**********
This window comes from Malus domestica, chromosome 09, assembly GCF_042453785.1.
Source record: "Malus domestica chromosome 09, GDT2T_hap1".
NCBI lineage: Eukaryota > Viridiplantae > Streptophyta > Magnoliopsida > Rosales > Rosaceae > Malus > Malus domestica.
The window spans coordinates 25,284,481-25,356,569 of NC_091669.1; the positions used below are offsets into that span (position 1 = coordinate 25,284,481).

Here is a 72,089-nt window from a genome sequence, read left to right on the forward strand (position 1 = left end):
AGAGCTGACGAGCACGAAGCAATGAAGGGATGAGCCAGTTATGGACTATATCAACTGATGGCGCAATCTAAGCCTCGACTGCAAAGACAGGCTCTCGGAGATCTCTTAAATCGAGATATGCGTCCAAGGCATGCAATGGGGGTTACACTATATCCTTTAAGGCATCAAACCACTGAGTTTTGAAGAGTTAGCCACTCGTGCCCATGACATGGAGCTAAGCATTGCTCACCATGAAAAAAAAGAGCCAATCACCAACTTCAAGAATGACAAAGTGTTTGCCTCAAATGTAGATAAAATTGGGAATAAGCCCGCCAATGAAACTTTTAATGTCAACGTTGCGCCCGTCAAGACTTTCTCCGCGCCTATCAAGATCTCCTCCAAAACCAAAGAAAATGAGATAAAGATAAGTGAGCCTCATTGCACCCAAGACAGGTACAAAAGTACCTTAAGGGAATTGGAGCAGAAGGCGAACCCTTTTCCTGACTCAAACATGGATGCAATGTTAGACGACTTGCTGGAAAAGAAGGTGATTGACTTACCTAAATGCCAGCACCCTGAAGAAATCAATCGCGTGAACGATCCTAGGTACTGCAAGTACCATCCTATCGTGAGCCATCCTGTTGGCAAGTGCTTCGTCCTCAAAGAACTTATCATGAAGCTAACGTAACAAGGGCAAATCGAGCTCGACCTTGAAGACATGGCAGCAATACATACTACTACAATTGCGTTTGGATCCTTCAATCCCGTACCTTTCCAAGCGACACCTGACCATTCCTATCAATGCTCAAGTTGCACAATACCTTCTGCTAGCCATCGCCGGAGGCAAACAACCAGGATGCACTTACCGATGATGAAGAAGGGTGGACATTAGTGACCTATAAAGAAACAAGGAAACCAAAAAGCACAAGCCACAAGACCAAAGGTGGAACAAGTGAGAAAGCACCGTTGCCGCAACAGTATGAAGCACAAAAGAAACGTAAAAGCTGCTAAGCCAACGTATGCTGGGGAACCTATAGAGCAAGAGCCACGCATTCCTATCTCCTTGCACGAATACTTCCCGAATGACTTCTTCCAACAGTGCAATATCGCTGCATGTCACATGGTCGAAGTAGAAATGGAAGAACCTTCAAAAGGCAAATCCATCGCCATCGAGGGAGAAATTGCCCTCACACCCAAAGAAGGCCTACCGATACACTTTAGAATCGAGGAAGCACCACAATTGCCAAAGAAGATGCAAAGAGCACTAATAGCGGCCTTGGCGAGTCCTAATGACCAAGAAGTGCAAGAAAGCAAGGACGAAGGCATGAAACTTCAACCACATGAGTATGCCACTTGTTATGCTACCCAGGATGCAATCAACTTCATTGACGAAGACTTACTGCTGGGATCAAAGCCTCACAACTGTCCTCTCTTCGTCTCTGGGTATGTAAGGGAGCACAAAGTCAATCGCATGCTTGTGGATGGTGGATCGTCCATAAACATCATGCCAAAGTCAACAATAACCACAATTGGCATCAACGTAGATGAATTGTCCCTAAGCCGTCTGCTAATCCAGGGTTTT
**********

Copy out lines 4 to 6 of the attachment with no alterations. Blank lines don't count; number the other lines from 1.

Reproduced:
The window spans coordinates 25,284,481-25,356,569 of NC_091669.1; the positions used below are offsets into that span (position 1 = coordinate 25,284,481).

Here is a 72,089-nt window from a genome sequence, read left to right on the forward strand (position 1 = left end):
AGAGCTGACGAGCACGAAGCAATGAAGGGATGAGCCAGTTATGGACTATATCAACTGATGGCGCAATCTAAGCCTCGACTGCAAAGACAGGCTCTCGGAGATCTCTTAAATCGAGATATGCGTCCAAGGCATGCAATGGGGGTTACACTATATCCTTTAAGGCATCAAACCACTGAGTTTTGAAGAGTTAGCCACTCGTGCCCATGACATGGAGCTAAGCATTGCTCACCATGAAAAAAAAGAGCCAATCACCAACTTCAAGAATGACAAAGTGTTTGCCTCAAATGTAGATAAAATTGGGAATAAGCCCGCCAATGAAACTTTTAATGTCAACGTTGCGCCCGTCAAGACTTTCTCCGCGCCTATCAAGATCTCCTCCAAAACCAAAGAAAATGAGATAAAGATAAGTGAGCCTCATTGCACCCAAGACAGGTACAAAAGTACCTTAAGGGAATTGGAGCAGAAGGCGAACCCTTTTCCTGACTCAAACATGGATGCAATGTTAGACGACTTGCTGGAAAAGAAGGTGATTGACTTACCTAAATGCCAGCACCCTGAAGAAATCAATCGCGTGAACGATCCTAGGTACTGCAAGTACCATCCTATCGTGAGCCATCCTGTTGGCAAGTGCTTCGTCCTCAAAGAACTTATCATGAAGCTAACGTAACAAGGGCAAATCGAGCTCGACCTTGAAGACATGGCAGCAATACATACTACTACAATTGCGTTTGGATCCTTCAATCCCGTACCTTTCCAAGCGACACCTGACCATTCCTATCAATGCTCAAGTTGCACAATACCTTCTGCTAGCCATCGCCGGAGGCAAACAACCAGGATGCACTTACCGATGATGAAGAAGGGTGGACATTAGTGACCTATAAAGAAACAAGGAAACCAAAAAGCACAAGCCACAAGACCAAAGGTGGAACAAGTGAGAAAGCACCGTTGCCGCAACAGTATGAAGCACAAAAGAAACGTAAAAGCTGCTAAGCCAACGTATGCTGGGGAACCTATAGAGCAAGAGCCACGCATTCCTATCTCCTTGCACGAATACTTCCCGAATGACTTCTTCCAACAGTGCAATATCGCTGCATGTCACATGGTCGAAGTAGAAATGGAAGAACCTTCAAAAGGCAAATCCATCGCCATCGAGGGAGAAATTGCCCTCACACCCAAAGAAGGCCTACCGATACACTTTAGAATCGAGGAAGCACCACAATTGCCAAAGAAGATGCAAAGAGCACTAATAGCGGCCTTGGCGAGTCCTAATGACCAAGAAGTGCAAGAAAGCAAGGACGAAGGCATGAAACTTCAACCACATGAGTATGCCACTTGTTATGCTACCCAGGATGCAATCAACTTCATTGACGAAGACTTACTGCTGGGATCAAAGCCTCACAACTGTCCTCTCTTCGTCTCTGGGTATGTAAGGGAGCACAAAGTCAATCGCATGCTTGTGGATGGTGGATCGTCCATAAACATCATGCCAAAGTCAACAATAACCACAATTGGCATCAACGTAGATGAATTGTCCCTAAGCCGTCTGCTAATCCAGGGTTTT